A diver intending to visit a malaria endemic area should seek expert medical advice regarding prophylaxis for malaria in that area, as well as other more exotic tropical diseases. A diving physician should also be asked about possible interactions of the prescribed drugs with diving.
Diving culture has traditionally included substantial use of alcohol. Like other drugs, it can have adverse interactions with diving. There is no safe blood alcohol level for diving and few people in their right mind would consider diving while under its influence. Some may not be aware that the liver has a limited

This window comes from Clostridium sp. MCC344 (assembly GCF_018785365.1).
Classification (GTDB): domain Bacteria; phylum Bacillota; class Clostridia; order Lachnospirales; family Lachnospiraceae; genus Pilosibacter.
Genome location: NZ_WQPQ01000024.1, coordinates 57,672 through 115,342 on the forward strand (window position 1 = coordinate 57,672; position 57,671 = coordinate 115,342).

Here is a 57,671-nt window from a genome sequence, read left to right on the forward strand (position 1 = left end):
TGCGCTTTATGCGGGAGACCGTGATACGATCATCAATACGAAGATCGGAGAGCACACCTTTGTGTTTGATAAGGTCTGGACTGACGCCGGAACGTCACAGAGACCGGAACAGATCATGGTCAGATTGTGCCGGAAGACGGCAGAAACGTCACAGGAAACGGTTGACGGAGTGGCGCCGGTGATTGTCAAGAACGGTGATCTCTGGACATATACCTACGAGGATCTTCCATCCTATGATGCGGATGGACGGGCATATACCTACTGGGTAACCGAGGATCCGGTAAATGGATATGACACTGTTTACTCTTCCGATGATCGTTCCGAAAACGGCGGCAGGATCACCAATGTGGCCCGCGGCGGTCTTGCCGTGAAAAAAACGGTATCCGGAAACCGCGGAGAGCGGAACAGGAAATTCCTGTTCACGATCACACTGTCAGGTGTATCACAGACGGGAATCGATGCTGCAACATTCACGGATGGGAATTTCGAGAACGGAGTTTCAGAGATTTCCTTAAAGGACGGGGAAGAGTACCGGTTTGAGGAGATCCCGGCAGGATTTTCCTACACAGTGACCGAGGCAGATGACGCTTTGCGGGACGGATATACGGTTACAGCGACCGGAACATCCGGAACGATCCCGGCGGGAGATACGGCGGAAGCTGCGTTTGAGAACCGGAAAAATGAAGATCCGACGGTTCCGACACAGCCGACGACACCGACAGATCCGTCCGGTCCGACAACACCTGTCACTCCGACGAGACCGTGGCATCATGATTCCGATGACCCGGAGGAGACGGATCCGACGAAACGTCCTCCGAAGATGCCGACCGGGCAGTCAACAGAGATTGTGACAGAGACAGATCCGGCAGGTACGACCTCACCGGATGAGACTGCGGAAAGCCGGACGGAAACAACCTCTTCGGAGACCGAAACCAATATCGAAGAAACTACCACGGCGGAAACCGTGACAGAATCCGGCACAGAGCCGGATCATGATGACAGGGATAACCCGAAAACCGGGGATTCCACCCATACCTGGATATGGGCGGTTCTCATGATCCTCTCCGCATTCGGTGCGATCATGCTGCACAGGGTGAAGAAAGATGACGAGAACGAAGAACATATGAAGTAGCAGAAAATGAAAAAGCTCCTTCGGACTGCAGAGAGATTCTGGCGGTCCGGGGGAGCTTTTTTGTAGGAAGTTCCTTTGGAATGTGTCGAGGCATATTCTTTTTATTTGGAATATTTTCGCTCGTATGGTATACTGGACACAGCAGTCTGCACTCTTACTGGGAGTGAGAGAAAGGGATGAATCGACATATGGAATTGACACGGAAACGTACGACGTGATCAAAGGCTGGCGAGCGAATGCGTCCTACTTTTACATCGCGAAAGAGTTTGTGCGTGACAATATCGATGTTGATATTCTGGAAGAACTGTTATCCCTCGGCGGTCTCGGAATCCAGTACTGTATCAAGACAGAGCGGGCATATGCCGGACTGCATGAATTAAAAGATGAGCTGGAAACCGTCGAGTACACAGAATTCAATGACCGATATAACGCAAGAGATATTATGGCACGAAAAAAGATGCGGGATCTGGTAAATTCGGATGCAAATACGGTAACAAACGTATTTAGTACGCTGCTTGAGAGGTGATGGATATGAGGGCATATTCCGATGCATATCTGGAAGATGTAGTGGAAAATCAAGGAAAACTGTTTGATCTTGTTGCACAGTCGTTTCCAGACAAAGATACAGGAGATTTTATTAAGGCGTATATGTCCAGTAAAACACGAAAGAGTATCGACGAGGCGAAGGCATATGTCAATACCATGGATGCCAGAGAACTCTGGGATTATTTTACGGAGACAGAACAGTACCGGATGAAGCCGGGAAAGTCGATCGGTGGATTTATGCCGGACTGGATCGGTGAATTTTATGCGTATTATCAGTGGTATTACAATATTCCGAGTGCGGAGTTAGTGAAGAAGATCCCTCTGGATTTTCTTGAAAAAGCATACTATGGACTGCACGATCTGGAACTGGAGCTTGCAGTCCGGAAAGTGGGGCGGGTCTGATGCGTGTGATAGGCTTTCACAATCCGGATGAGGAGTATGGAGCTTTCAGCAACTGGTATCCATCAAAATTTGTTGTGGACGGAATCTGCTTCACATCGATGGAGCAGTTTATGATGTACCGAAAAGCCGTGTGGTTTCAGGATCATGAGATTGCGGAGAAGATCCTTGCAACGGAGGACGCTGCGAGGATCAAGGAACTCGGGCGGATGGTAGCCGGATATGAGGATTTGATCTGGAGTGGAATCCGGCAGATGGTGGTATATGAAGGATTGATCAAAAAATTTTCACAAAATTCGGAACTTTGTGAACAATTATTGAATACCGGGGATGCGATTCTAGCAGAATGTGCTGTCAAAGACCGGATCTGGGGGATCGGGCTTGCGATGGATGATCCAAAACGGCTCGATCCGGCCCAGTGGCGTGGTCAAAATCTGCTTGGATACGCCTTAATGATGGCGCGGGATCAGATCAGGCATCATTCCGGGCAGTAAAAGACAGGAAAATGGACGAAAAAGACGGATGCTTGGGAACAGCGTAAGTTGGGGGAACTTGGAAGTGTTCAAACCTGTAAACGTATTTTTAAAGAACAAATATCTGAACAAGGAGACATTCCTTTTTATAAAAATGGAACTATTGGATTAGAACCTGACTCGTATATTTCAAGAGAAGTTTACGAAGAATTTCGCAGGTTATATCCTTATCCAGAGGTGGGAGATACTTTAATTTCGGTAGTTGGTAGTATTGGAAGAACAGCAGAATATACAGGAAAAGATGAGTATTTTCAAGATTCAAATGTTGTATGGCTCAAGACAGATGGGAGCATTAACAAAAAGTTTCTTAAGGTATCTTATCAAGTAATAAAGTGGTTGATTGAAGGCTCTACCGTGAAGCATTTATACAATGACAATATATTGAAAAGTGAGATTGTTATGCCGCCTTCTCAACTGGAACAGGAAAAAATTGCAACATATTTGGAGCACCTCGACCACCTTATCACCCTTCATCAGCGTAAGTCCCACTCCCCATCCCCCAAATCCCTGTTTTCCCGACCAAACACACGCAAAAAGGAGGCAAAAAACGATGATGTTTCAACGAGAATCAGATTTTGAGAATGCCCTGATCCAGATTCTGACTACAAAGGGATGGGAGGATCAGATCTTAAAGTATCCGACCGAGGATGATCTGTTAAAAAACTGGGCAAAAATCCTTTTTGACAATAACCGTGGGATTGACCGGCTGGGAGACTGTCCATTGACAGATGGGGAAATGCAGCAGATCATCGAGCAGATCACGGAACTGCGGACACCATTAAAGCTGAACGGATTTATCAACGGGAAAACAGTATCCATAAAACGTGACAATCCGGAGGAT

capacity to metabolise this drug, so it is possible to have an appreciable blood alcohol level on the morning after a night of heavy consumption. Traffic police are well aware of this. They frequently apprehend drivers going to work with an illegal blood alcohol level on the morning after. The danger of alcohol consumption associated with aquatic recreations is well documented — 80% of drownings in adult males are associated with alcohol use, in Western countries. The hazards are predictable. Alcohol intoxication, as well as impairing judgment and coordination, causes cardiac rhythm disturbances, impairs the pumping ability of the heart, reduces the blood volume due to excessive urine production, and increases heat loss through the skin (hypothermia). The disturbed physiology – otherwise known as a "hangover" – after excessive alcohol consumption is well known to the younger authors of this text. Used to excess, this drug is a toxin, damaging the liver, heart and brain. In divers, the vascular and metabolic dysfunction after heavy consumption is a probable risk factor for the development of decompression sickness. Increased susceptibility to both sea sickness and vomiting is frequently observed. Soporific effects may summate with those of nitrogen narcosis.